After Italy:

The last day always gets to be the saddest one as everyone says their goodbyes and return to their respective countries, so I had to return to beautiful South Africa. First my flight was delayed at Malpensa airport due to heavy storms that approached us. After that it was a safe journey back home.

After the course I had a lot of time to think and to try and make sense of every little detail I was bombarded with during the duration of the course. I returned, so to say, a new-born flutist. My entire technique had changed and I literally felt like a baby; I couldn’t play the same way or same music anymore, I realised how much of a gap there was in my playing and how it influenced everything I did. I wished I had met Trevisani at an earlier stage of my playing or that I was more in contact with him on a regular basis.

I am currently looking for a place to do a post grad qualification at and I cannot help but feel that the only place or the only teacher I would now want to go to is Maestro Trevisani. With his knowledge I feel I would be able to reach my full potential and fix most of my technical problems which some of them are still not fixed after returning back to Stellenbosch.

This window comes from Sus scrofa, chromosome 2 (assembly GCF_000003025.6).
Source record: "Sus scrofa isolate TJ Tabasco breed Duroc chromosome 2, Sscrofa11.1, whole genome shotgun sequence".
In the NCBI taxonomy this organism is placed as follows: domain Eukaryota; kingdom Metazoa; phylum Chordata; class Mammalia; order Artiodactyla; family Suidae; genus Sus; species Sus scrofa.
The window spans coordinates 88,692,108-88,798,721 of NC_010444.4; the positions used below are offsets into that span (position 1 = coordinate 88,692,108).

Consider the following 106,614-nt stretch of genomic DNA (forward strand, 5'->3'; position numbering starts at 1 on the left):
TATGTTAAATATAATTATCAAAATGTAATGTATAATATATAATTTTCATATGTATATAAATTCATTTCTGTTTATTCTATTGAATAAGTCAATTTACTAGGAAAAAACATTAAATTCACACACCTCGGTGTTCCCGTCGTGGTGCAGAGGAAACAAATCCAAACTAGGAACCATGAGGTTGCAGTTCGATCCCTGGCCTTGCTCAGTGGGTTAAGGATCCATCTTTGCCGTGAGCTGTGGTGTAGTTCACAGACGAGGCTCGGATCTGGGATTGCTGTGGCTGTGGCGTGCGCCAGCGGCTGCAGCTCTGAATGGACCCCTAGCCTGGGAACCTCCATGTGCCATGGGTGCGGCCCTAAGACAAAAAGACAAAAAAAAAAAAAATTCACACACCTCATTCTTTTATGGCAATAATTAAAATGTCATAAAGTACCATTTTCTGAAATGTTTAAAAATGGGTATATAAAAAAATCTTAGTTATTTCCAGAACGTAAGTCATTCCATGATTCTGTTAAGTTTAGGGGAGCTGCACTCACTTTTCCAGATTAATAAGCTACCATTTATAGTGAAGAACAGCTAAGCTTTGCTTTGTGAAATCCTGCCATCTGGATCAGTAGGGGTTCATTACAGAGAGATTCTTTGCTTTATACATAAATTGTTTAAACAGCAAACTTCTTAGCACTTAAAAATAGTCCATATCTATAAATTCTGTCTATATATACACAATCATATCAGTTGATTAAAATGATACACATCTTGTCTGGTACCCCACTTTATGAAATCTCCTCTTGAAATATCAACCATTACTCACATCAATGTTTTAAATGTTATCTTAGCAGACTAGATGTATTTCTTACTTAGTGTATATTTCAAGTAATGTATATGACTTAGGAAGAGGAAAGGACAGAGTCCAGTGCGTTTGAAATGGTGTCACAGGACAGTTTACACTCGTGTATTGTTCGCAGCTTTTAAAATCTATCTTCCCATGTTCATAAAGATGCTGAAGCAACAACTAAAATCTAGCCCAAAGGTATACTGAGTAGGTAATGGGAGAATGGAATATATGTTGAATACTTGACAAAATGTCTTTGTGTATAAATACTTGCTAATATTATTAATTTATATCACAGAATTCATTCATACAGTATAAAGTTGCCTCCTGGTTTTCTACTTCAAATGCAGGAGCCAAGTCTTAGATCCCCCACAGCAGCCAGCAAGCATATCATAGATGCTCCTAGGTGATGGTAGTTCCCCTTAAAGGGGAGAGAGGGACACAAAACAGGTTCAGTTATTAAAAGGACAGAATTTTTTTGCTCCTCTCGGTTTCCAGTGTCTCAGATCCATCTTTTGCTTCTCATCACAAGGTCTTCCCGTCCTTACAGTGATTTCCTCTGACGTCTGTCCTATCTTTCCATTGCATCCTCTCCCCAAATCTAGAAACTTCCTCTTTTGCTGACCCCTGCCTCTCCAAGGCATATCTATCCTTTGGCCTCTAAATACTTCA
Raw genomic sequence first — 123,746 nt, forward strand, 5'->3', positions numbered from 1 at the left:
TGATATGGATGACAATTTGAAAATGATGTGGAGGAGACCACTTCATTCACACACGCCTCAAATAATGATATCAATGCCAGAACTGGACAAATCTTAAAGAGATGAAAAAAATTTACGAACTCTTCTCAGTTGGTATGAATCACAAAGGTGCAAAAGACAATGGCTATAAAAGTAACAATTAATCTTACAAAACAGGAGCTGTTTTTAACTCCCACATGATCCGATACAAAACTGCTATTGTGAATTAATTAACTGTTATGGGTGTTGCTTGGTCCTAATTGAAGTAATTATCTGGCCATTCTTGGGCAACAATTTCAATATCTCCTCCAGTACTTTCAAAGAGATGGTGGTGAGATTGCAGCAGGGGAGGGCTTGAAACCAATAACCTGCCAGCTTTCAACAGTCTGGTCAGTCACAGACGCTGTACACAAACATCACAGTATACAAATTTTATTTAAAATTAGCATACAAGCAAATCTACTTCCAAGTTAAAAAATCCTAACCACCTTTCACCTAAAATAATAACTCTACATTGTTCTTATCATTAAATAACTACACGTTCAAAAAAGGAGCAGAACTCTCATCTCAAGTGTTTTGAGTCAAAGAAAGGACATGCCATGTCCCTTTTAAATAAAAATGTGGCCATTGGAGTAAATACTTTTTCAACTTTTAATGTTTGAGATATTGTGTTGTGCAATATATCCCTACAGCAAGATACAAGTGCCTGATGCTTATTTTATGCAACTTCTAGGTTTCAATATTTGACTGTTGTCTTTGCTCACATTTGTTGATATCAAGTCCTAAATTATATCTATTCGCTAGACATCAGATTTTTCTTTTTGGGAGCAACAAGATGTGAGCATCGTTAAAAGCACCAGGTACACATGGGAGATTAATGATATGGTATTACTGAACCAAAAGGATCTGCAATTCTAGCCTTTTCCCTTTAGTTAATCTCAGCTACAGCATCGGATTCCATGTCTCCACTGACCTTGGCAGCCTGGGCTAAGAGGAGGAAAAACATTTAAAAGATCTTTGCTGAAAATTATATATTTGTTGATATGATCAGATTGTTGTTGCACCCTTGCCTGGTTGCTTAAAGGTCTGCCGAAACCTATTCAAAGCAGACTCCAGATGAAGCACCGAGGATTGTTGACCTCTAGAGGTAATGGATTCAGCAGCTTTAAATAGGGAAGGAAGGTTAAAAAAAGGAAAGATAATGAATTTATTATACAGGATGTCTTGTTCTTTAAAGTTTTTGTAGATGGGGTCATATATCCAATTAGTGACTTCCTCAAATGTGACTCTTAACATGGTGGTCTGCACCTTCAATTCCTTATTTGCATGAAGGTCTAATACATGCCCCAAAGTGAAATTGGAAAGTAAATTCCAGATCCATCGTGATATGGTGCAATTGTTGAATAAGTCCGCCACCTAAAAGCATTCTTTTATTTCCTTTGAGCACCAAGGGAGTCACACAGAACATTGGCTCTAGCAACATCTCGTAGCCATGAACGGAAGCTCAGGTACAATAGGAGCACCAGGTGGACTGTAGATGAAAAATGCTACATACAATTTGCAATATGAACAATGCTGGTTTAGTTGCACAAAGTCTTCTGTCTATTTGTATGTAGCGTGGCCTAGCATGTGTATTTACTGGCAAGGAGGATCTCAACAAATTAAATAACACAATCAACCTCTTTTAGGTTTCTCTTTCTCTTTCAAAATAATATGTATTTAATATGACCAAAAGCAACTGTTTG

However, I do feel that I can be very grateful for the time I have spent here and all the lessons I have received during my studies. All of this would certainly not be possible if it was not for my amazing professor who introduced me to this style of playing and opened my eyes to what can be achieved and what other possibilities lie outside this place.

Our music industry in South Africa is often looked down upon, but what I actually experienced is that we have some of the most talented musicians out there and all they need is a helping hand and a little exposure to what lies outside these boundaries we have.

We have indeed some of the greatest teachers to be thankful for, for all they have made some of us to be and for bringing us to an international level and standard of playing. I am definitely looking forward to going back and learn more or rather as much as I can.